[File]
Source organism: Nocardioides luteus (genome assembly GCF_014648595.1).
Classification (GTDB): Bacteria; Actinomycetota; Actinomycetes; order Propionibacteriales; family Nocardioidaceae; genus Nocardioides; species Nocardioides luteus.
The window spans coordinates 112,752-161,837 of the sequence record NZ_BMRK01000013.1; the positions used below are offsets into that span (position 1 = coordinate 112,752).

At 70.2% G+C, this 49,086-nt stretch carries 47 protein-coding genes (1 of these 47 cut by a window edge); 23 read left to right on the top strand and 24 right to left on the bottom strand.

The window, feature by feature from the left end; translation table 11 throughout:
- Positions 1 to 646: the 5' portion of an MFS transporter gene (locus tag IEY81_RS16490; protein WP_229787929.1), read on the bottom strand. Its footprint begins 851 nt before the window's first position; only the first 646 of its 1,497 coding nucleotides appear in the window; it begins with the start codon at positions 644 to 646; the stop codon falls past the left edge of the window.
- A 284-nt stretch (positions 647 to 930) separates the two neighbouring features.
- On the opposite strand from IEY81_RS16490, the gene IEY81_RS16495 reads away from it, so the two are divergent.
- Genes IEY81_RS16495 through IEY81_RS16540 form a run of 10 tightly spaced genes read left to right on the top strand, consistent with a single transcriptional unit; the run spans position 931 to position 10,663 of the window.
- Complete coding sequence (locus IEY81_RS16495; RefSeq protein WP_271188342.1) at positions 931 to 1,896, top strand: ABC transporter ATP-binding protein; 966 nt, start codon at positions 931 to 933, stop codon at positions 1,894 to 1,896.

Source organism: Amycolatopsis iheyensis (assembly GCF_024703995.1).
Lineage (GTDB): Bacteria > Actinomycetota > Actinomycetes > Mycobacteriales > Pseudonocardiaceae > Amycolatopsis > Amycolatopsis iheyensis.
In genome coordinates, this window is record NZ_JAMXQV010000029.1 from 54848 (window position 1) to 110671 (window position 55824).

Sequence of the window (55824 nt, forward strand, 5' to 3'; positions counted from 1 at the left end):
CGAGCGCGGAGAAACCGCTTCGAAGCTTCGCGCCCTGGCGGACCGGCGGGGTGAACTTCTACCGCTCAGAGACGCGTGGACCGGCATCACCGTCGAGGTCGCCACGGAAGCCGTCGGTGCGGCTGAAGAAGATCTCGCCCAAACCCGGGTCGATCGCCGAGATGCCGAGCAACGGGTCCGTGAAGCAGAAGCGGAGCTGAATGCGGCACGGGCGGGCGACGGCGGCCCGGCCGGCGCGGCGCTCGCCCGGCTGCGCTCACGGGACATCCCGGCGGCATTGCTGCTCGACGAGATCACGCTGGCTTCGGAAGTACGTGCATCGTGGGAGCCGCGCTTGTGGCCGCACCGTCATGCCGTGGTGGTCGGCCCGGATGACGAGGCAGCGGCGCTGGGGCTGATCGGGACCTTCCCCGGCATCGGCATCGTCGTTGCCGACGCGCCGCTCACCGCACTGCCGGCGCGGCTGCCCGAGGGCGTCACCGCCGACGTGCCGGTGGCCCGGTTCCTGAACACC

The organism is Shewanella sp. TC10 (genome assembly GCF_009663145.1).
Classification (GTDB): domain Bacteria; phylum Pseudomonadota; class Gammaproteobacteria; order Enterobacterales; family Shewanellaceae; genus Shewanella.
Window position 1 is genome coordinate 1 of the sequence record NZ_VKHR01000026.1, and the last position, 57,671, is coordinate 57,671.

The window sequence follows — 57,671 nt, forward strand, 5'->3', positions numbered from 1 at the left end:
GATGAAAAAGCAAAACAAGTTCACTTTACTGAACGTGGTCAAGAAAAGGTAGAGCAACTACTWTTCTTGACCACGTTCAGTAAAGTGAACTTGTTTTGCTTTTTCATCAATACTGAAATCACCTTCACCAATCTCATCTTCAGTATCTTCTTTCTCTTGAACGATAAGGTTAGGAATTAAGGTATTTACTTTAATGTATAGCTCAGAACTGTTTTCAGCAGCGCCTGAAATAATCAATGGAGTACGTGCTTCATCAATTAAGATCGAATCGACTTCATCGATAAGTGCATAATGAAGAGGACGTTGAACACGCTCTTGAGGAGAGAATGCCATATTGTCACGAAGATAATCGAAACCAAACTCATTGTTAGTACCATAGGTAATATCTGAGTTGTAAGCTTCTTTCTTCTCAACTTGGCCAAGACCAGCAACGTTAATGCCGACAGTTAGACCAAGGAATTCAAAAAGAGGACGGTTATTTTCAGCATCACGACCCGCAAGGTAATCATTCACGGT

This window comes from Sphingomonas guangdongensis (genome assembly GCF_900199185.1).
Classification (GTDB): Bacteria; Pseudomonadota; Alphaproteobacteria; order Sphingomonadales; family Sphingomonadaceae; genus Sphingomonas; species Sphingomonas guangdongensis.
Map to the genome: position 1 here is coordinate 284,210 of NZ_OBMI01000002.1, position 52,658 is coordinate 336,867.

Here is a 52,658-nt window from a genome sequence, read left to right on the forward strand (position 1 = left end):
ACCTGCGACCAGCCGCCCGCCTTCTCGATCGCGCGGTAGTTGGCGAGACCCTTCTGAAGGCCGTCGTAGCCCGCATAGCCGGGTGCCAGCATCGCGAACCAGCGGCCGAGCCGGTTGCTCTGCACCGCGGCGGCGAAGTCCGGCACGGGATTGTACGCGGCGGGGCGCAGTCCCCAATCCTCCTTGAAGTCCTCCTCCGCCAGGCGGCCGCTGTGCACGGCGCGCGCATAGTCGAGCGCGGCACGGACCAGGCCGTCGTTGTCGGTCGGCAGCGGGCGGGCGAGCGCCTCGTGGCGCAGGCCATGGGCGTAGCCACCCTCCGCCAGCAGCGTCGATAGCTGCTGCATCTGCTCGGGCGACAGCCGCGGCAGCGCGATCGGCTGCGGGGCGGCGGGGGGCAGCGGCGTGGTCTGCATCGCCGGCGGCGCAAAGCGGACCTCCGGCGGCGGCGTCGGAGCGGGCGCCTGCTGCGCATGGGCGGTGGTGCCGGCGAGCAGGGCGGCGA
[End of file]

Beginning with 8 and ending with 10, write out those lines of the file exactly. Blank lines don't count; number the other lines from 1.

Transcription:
- On the opposite strand from IEY81_RS16490, the gene IEY81_RS16495 reads away from it, so the two are divergent.
- Genes IEY81_RS16495 through IEY81_RS16540 form a run of 10 tightly spaced genes read left to right on the top strand, consistent with a single transcriptional unit; the run spans position 931 to position 10,663 of the window.
- Complete coding sequence (locus IEY81_RS16495; RefSeq protein WP_271188342.1) at positions 931 to 1,896, top strand: ABC transporter ATP-binding protein; 966 nt, start codon at positions 931 to 933, stop codon at positions 1,894 to 1,896.